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Ask the Medication Adherence Experts: Edition One

Poor medication adherence during clinical trials can skew results, leading to underestimations of product efficacy, inaccurate pharmacokinetic/pharmacodynamic calculations, and even put participant safety at risk.1

Research has shown that up to 50% of people who take part in drug development research do not take their medicines as prescribed.Despite this, there remains no systematic approach to the measurement, analysis, interpretation, or reporting of adherence in studies.2

In the past, the limitations of traditional methods, such as pill count and self-report, have hindered the industry’s efforts to grasp the nettle. But advanced, digital approaches have now emerged to transform the landscape.

In a recent Q&A hosted by Bernard Vrijens, Scientific Lead, AARDEX Group, Matt Bolton, Director of Clinical Supply Technology and Innovation at Merck, and Ning Yu, Director of Product and Technology Innovation at Biogen, discussed the potential of digital adherence monitoring and shared their experiences of implementing this new approach.

How Can the Digitalization of Clinical Trials Improve Medication Adherence?

“We have seen a huge increase in pharmaceutical companies using digital tools to improve clinical trial success,” said Yu, adding these included adherence tools, such as smart packaging. 

Such changes have been part of a wider shift in the industry to become more patient-centric, to reduce the number of site visits, and to make research more efficient, Bolton said. “No medication will work if people do not take it correctly,” he went on. 

“Adherence in the real world probably is not as good as people assume it is. One solution is monitoring adherence and developing strategies to improve poor adherence in clinical trials. This could include interventions to determine why patients may be struggling and trying to remove barriers.”

Digital solutions provide an avenue to achieve this aim, but “not all tools are equal”, added Yu. “There is a lot of variation in terms of compatibility and outcome reports. We have to look very carefully at which tools to use.” One major consideration, he went on, was whether the tool created an additional burden for patients.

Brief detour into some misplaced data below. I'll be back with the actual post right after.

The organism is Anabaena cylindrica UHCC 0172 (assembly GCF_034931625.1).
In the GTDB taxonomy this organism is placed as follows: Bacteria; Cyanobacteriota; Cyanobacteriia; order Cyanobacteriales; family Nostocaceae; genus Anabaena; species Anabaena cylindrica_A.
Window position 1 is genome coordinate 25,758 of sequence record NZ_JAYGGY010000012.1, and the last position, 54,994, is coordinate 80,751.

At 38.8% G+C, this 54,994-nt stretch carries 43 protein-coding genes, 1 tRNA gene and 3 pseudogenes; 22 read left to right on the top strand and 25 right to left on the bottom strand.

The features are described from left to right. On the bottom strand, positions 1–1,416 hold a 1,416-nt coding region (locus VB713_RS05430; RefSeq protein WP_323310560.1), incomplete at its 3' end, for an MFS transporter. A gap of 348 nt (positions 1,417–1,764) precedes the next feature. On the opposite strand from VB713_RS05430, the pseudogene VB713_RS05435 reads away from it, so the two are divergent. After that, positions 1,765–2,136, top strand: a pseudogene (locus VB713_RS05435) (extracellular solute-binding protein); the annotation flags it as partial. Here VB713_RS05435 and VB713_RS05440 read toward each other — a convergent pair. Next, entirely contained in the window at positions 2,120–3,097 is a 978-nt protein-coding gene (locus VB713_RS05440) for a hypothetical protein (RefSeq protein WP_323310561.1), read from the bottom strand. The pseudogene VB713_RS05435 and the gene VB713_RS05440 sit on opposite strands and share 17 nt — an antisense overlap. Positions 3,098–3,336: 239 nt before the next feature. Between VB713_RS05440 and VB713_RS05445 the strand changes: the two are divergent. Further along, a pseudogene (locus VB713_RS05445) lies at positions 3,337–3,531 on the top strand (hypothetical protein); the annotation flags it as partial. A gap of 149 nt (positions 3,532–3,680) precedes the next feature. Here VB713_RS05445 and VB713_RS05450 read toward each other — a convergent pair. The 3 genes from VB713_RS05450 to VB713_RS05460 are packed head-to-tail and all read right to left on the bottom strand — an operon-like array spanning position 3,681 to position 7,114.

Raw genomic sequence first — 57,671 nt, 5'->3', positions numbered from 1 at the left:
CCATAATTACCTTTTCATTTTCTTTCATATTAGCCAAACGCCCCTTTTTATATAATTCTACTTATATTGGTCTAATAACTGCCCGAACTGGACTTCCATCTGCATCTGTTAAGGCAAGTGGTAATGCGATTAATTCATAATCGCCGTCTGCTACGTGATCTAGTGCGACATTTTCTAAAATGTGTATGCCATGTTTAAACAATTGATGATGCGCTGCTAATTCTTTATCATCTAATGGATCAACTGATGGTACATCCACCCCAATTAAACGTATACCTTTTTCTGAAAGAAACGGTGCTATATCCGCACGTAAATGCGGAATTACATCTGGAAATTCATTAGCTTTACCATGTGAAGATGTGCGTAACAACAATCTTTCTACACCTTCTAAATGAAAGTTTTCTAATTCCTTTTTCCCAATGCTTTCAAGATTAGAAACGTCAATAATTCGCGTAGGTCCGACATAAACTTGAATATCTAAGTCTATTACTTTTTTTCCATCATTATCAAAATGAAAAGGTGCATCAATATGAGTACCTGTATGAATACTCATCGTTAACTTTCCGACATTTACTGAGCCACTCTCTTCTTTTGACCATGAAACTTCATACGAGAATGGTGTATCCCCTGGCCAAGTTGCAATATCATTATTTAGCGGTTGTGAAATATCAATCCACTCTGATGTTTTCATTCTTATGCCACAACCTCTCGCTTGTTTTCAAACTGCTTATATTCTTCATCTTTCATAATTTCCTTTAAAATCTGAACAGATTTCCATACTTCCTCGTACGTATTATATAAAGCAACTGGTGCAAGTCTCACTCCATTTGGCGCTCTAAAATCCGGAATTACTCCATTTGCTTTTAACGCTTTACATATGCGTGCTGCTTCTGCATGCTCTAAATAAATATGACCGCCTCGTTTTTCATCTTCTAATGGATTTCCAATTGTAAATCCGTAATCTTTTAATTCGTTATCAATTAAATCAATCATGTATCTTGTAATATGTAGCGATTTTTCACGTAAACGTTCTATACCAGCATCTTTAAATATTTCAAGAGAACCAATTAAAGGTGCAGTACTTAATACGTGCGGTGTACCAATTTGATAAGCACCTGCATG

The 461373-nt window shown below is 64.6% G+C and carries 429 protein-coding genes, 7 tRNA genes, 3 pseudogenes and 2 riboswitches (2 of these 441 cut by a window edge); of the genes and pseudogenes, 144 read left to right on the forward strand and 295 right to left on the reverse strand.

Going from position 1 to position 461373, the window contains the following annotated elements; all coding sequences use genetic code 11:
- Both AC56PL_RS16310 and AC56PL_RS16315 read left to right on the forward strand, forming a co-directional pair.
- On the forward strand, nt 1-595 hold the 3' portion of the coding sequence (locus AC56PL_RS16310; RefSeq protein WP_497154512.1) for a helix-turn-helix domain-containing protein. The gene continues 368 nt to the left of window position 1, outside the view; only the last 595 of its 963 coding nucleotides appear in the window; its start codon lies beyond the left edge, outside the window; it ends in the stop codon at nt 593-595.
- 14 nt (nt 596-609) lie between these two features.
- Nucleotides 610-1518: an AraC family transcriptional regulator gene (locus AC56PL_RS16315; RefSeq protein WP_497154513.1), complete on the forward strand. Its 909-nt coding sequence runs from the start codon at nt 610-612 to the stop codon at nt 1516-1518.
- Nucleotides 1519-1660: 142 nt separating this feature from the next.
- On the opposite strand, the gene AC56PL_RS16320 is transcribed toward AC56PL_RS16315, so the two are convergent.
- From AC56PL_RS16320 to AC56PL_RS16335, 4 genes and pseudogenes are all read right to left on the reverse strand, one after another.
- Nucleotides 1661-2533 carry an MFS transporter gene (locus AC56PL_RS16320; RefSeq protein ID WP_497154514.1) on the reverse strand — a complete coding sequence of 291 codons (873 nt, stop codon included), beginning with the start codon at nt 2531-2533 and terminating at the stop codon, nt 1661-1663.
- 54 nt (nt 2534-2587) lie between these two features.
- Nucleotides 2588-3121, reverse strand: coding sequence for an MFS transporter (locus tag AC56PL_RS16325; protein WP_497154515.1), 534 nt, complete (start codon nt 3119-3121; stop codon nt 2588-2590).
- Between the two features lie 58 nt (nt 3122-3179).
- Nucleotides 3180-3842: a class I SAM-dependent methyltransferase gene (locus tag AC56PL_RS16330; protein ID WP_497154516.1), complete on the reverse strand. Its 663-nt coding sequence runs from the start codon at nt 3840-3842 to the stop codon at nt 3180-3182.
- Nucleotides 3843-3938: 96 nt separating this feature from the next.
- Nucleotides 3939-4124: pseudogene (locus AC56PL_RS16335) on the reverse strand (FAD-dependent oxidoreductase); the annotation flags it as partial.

Bolton agreed: “The term we like to use is ‘frictionless’, because anything you can do to reduce the patient burden will significantly impact the success of the solution you are trying to implement.”

What Methods for Adherence Measurement Currently Exist, and How do They Differ?

Among the most commonly used methods are pill count, in which patients return the package to the study site for inspection, and self-report or e-diaries, in which patients record their own doses, explained Yu. “But there are a lot of studies that show these do not really capture the dosing event,” he added. Biogen has also used smart, or connected, packaging, which electronically records when a dose is removed from the container, said Yu.

“We have found smart packaging – so that’s smart blister packs, smart bottles or bottle caps – to be quite successful,” said Bolton. “They associate a time and date stamp with when the package was opened. While you do not necessarily know that the medication was ingested, it does give you a strong indication that the drug product was dispensed, and that correlates to a dosing event.” 

The data is then exported by the patient, via an app, or the research site, at clinic visit, to a data analytics platform that highlights anomalies, such as missed or erratic doses, and guides individualized interventions. 

Using this technology, Bolton said, sites had found incidences of patients who had removed a month’s worth of tablets just hours before an on-site pill count. “From that, you can make some pretty strong inferences to determine what was or was not happening in that specific participant,” he said, adding that all the information was collected automatically, making the approach frictionless for the patient.

What is The Industry’s Current Stance on Measuring Adherence in Clinical Trials?

Yu and Bolton both agreed that measuring adherence was vital to the success of drug development programs, and that advanced digital solutions provided the tools to do just that. Different sections of the industry, however, are at different stages of their adherence journey.